A fresh analysis of policy convergences across nations, which identifies their key driving forces.
To what extent and in which direction can we empirically observe a convergence of national policies? In which areas and for which patterns of policy is convergence more or less pronounced? This text addresses these central questions with clarity and rigour.
With growing economic and institutional interlinkages between nation states, it is often assumed that there is an overall trend towards increasingly similar policies across countries. Comparative research on the domestic impact of globalization and European integration, however, reveals that policy convergence can hardly be considered as a dominant and uniform tendency which can be taken for granted. Although a number of factors have been suggested in order to account for the rather mixed empirical picture, we still have limited knowledge about the causes and conditions of cross-national policy convergence. In particular, the central mechanisms and conditions affecting both degree and level of cross-national policy convergence are yet not well understood.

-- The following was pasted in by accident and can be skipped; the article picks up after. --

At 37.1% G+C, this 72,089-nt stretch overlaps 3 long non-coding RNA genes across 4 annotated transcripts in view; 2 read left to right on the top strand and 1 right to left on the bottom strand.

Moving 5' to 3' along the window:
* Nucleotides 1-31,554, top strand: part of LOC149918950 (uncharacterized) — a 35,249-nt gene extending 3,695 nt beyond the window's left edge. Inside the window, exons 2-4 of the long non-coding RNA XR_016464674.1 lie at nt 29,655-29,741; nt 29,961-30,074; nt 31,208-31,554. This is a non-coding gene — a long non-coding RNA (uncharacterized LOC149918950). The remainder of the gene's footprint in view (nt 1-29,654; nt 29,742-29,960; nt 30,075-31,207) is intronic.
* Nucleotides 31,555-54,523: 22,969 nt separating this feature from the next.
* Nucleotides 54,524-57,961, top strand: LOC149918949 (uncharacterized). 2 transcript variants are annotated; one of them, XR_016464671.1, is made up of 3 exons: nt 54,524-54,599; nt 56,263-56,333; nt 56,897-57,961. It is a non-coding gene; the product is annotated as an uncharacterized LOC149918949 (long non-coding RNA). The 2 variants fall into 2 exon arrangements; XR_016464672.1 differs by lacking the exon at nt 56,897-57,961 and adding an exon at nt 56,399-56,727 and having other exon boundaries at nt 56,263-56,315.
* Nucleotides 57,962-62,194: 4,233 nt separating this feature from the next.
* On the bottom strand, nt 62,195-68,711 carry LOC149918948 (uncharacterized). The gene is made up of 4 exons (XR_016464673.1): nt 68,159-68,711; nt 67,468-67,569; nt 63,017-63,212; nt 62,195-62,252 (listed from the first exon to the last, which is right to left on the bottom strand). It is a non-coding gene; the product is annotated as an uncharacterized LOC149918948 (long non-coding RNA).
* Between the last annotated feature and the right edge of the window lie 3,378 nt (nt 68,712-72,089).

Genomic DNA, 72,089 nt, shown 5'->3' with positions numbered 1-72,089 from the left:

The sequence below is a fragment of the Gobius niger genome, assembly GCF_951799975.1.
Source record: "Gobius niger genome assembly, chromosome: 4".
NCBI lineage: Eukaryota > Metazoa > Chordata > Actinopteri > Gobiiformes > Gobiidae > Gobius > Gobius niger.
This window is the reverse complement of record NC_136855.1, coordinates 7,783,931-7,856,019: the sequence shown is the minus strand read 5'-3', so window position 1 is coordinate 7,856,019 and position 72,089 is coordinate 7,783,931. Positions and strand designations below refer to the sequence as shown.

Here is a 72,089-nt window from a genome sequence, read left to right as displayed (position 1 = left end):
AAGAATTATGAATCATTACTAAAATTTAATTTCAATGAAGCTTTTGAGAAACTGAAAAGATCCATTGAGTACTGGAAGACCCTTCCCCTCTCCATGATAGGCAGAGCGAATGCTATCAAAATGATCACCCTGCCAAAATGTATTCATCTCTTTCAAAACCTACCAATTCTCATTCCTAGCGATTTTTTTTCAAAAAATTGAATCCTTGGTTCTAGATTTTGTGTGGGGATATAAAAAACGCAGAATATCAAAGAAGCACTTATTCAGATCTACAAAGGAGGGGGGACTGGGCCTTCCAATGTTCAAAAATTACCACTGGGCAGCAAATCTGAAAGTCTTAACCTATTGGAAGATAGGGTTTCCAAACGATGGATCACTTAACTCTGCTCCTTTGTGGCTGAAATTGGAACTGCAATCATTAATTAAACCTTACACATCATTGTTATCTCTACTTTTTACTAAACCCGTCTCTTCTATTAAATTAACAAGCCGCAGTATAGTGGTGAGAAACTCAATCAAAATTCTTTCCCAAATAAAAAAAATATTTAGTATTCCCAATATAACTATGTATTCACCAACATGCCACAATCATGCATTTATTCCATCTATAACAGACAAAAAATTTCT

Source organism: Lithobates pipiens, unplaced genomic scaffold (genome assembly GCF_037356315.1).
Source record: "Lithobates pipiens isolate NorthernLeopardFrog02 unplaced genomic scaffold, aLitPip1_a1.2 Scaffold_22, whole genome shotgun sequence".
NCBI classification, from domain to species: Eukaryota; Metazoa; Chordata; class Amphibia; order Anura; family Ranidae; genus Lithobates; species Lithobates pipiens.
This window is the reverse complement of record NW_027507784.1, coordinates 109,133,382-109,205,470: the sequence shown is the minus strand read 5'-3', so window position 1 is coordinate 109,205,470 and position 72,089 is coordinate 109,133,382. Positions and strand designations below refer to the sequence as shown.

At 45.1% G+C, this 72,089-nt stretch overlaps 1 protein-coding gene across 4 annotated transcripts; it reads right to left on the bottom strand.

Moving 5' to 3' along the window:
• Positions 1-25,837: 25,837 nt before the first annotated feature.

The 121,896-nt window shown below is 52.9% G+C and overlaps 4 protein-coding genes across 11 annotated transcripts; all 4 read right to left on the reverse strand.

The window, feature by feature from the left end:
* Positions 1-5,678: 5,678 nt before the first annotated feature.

This book will be of great interest to all students and scholars of the European Union, European politics, and international relations. This is a special issue of the leading Journal of European Public Policy.
Table of Contents
1. Introduction 2. Causes and Conditions of Cross-national Policy Convergence
3. Is There Convergence in Convergence Research? An Overview of Empirical Studies in the Field of Policy Convergence 4. International Sources of Policy Convergence 5. Globalization, Harmonization, and Competition: The different pathways to policy convergence 6. Central Banks on the Move: Explaining Cross-national Convergence and Diffusion 7. How Context Matters: Regulatory Impact assessment in the European Union
8. Climate policy convergence in Europe: An assessment based on National Communications to the UNFCCC 9. When the Birds Sing: A Framework for Analyzing Domestic Factors BehindPolicy Convergence 10. Policy Convergence: Critical Assessment and Conclusions